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SDNY Decision Broadly Construes Dodd-Frank Whistleblower Protection Provision

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The U.S. District Court for the Southern District of New York issued a good decision for whistleblowers providing much needed clarity on the scope of the anti-retaliation provision in Section 922(h), which prohibits retaliation for the following acts: (1) “providing information to the Commission in accordance with this section;” (ii) “initiating, testifying in, or assisting in any investigation or judicial or administrative action of the Commission based upon or related to such information;” or (iii) “making disclosures that are required or protected under the Sarbanes-Oxley Act of 2002 (15 U.S.C. 7201 et seq.), the Securities Exchange Act of 1934, 15 (15 U.S.C. 78a et seq.), including section 10A(m) of such Act (15 U.S.C. 78f(m)), section 1513(e) of title 18, United States Code, and any other law, rule, or regulation subject to the jurisdiction of the Commission.”  There has been some ambiguity as to whether or not the anti-retaliation provision in Section 922 of Dodd-Frank (the provision that rewards whistleblowing to the SEC)  protects solely disclosures to the SEC.  The confusion stems in part from the definition of “whistleblower” as “any individual who provides, or 2 or more individuals acting jointly who provide, information relating to a violation of the securities laws to the Commission, in a manner established, by rule or regulation, by the Commission.” 15 U.S.C. § 78u-6(a)(6) (emphasis added).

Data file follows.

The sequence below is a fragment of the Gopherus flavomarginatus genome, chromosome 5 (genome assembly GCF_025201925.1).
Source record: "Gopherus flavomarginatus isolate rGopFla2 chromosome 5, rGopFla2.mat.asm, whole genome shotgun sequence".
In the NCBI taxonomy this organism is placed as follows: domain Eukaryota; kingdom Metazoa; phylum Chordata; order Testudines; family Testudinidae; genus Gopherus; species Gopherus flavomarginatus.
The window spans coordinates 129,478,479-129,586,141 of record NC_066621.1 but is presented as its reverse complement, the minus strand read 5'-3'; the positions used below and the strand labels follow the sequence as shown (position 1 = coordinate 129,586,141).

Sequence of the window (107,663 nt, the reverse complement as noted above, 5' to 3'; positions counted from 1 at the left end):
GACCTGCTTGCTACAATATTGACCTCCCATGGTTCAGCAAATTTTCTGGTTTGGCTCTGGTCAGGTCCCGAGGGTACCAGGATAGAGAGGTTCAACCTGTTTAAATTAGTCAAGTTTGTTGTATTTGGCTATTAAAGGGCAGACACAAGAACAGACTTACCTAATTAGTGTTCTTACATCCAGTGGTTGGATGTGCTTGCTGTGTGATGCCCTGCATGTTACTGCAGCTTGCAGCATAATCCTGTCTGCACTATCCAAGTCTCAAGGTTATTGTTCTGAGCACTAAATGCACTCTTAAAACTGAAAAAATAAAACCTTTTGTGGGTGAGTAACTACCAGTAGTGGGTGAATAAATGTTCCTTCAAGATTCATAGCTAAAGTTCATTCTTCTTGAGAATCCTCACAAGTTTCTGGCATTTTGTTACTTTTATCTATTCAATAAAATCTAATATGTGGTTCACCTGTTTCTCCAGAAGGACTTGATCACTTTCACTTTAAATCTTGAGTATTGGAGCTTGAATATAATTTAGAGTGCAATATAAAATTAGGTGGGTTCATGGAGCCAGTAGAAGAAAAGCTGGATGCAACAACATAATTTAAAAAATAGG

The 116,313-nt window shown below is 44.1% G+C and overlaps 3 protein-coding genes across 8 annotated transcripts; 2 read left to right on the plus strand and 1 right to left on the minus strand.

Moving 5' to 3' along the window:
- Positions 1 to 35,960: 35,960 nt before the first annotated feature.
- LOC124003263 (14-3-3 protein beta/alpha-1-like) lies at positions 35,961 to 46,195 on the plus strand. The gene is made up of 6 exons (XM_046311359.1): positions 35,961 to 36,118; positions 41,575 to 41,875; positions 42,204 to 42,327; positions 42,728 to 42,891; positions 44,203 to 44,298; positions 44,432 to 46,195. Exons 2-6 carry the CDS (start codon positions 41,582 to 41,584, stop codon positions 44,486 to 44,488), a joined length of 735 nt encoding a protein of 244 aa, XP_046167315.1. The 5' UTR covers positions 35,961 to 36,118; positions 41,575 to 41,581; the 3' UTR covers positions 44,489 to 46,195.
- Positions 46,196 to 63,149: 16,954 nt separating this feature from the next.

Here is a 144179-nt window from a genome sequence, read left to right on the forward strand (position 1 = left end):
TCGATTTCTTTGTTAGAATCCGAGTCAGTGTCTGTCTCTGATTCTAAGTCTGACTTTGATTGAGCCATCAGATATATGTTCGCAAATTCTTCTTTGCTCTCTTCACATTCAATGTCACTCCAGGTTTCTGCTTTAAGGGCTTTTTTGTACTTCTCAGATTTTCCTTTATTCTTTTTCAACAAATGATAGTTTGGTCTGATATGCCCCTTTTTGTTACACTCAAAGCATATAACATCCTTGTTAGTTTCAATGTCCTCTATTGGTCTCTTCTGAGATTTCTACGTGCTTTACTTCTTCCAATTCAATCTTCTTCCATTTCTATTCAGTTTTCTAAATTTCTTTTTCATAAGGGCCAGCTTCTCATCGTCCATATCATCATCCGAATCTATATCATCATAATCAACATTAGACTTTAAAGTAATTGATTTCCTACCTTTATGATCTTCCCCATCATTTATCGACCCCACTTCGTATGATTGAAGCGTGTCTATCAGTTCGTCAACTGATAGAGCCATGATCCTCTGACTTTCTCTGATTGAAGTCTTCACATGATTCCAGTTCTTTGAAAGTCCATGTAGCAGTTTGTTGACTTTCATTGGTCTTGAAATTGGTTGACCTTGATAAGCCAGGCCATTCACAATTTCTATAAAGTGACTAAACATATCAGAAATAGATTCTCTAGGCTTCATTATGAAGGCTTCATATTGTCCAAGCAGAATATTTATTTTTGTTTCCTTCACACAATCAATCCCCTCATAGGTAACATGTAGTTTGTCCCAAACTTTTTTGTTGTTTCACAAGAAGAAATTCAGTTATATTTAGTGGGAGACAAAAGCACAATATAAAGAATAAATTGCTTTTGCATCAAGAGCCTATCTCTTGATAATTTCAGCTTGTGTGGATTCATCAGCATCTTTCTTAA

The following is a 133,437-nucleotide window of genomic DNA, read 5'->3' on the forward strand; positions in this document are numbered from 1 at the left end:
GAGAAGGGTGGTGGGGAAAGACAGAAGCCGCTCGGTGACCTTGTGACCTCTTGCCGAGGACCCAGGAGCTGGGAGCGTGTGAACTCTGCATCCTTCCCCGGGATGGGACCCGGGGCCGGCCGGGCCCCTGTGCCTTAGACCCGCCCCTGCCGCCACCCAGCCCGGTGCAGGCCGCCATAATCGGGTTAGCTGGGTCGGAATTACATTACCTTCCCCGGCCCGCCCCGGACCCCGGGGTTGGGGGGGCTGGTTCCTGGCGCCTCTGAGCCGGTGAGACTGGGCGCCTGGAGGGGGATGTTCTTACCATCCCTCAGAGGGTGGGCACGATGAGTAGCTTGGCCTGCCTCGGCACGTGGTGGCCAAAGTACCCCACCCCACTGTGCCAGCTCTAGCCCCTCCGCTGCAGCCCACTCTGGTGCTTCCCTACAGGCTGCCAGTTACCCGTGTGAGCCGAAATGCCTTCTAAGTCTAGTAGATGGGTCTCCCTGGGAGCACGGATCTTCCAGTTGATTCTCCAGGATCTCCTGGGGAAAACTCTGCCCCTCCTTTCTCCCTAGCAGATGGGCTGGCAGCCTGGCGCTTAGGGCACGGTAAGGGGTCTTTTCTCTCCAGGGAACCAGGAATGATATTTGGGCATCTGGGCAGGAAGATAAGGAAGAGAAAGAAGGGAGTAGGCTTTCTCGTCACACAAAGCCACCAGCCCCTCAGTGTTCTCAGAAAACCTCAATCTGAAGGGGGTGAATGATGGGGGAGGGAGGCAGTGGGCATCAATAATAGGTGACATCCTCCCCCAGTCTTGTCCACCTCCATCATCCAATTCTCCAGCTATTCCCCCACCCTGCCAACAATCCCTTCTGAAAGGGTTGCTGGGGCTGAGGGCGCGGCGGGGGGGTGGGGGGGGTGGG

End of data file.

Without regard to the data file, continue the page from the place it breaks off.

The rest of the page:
Judge Sand held that protection is afforded whistleblowers who make internaldisclosures falling into one of four categories: “disclosures that are required or protected under the Sarbanes-Oxley Act . . . the Securities Exchange Act of 1934 . . . section 1513(e) of title 18, United States Code, and any other law, rule, or regulation subject to the jurisdiction of the Commission.”  And while Judge Sand held that Section 922’s protection of disclosures to the SEC does not cover internal reporting, he also held that the plaintiff may be protected for acting jointly with outside counsel in providing information to the SEC, i.e., initiating an internal investigation that results in the company or its counsel providing information to the SEC could be protected conduct.  Plaintiff’s theory of coverage is based on the  Proposed Rules for Implementing the Whistleblower Provisions of Section 21F of the Securities Exchange Act of 1934, 75 Fed. Reg. 70488 (Nov. 17, 2010), which states that “You are a whistleblower if, alone or jointly with others, you provide the Commission with information relating to a potential violation of the securities laws.” 75 Fed.Reg. at 70519 (to be codified at 17 C.F.R. 240.21F-2(a)).

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